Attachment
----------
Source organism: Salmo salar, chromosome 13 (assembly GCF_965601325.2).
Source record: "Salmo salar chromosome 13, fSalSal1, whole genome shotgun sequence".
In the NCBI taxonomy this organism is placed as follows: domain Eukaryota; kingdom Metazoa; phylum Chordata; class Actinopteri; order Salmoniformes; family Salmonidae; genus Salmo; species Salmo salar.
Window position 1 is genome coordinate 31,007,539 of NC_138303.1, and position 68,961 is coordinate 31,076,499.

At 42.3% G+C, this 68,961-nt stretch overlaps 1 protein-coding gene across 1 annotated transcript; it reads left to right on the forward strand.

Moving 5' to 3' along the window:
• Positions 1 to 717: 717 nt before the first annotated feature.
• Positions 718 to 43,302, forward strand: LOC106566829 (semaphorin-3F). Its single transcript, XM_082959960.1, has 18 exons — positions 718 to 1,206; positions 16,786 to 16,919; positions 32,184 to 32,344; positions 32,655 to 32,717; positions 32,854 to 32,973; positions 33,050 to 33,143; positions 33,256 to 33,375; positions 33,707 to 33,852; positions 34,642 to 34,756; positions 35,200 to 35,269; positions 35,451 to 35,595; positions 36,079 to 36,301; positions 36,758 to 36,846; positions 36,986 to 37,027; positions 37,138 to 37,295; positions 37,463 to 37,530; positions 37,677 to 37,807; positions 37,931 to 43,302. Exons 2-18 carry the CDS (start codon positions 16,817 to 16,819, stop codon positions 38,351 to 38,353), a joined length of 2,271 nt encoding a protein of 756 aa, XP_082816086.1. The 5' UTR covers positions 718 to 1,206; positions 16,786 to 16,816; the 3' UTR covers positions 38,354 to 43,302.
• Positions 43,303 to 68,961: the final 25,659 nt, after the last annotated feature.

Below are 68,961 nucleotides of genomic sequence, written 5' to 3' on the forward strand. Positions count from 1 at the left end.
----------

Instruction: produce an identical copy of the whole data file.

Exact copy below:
Source organism: Salmo salar, chromosome 13 (assembly GCF_965601325.2).
Source record: "Salmo salar chromosome 13, fSalSal1, whole genome shotgun sequence".
In the NCBI taxonomy this organism is placed as follows: domain Eukaryota; kingdom Metazoa; phylum Chordata; class Actinopteri; order Salmoniformes; family Salmonidae; genus Salmo; species Salmo salar.
Window position 1 is genome coordinate 31,007,539 of NC_138303.1, and position 68,961 is coordinate 31,076,499.

At 42.3% G+C, this 68,961-nt stretch overlaps 1 protein-coding gene across 1 annotated transcript; it reads left to right on the forward strand.

Moving 5' to 3' along the window:
• Positions 1 to 717: 717 nt before the first annotated feature.
• Positions 718 to 43,302, forward strand: LOC106566829 (semaphorin-3F). Its single transcript, XM_082959960.1, has 18 exons — positions 718 to 1,206; positions 16,786 to 16,919; positions 32,184 to 32,344; positions 32,655 to 32,717; positions 32,854 to 32,973; positions 33,050 to 33,143; positions 33,256 to 33,375; positions 33,707 to 33,852; positions 34,642 to 34,756; positions 35,200 to 35,269; positions 35,451 to 35,595; positions 36,079 to 36,301; positions 36,758 to 36,846; positions 36,986 to 37,027; positions 37,138 to 37,295; positions 37,463 to 37,530; positions 37,677 to 37,807; positions 37,931 to 43,302. Exons 2-18 carry the CDS (start codon positions 16,817 to 16,819, stop codon positions 38,351 to 38,353), a joined length of 2,271 nt encoding a protein of 756 aa, XP_082816086.1. The 5' UTR covers positions 718 to 1,206; positions 16,786 to 16,816; the 3' UTR covers positions 38,354 to 43,302.
• Positions 43,303 to 68,961: the final 25,659 nt, after the last annotated feature.

Below are 68,961 nucleotides of genomic sequence, written 5' to 3' on the forward strand. Positions count from 1 at the left end.